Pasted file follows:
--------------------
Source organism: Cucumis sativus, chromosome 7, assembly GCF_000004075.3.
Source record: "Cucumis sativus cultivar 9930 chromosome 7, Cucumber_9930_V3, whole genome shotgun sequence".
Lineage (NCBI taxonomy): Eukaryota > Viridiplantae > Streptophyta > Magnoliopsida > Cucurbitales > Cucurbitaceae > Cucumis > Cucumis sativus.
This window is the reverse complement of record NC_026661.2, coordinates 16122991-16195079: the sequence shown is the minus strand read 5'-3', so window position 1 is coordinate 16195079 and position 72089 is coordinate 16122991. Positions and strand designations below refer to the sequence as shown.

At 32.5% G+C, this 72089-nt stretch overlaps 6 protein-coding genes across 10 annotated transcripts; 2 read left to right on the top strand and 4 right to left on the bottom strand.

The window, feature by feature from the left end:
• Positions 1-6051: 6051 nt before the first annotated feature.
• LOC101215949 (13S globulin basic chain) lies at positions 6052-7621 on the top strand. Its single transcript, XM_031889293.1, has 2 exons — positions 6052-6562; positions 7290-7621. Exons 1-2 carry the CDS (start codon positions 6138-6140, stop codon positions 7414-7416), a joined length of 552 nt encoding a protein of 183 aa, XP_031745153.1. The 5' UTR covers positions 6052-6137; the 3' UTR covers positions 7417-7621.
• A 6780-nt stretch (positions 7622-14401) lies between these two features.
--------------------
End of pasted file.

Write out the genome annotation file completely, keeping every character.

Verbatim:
Source organism: Cucumis sativus, chromosome 7, assembly GCF_000004075.3.
Source record: "Cucumis sativus cultivar 9930 chromosome 7, Cucumber_9930_V3, whole genome shotgun sequence".
Lineage (NCBI taxonomy): Eukaryota > Viridiplantae > Streptophyta > Magnoliopsida > Cucurbitales > Cucurbitaceae > Cucumis > Cucumis sativus.
This window is the reverse complement of record NC_026661.2, coordinates 16122991-16195079: the sequence shown is the minus strand read 5'-3', so window position 1 is coordinate 16195079 and position 72089 is coordinate 16122991. Positions and strand designations below refer to the sequence as shown.

At 32.5% G+C, this 72089-nt stretch overlaps 6 protein-coding genes across 10 annotated transcripts; 2 read left to right on the top strand and 4 right to left on the bottom strand.

The window, feature by feature from the left end:
• Positions 1-6051: 6051 nt before the first annotated feature.
• LOC101215949 (13S globulin basic chain) lies at positions 6052-7621 on the top strand. Its single transcript, XM_031889293.1, has 2 exons — positions 6052-6562; positions 7290-7621. Exons 1-2 carry the CDS (start codon positions 6138-6140, stop codon positions 7414-7416), a joined length of 552 nt encoding a protein of 183 aa, XP_031745153.1. The 5' UTR covers positions 6052-6137; the 3' UTR covers positions 7417-7621.
• A 6780-nt stretch (positions 7622-14401) lies between these two features.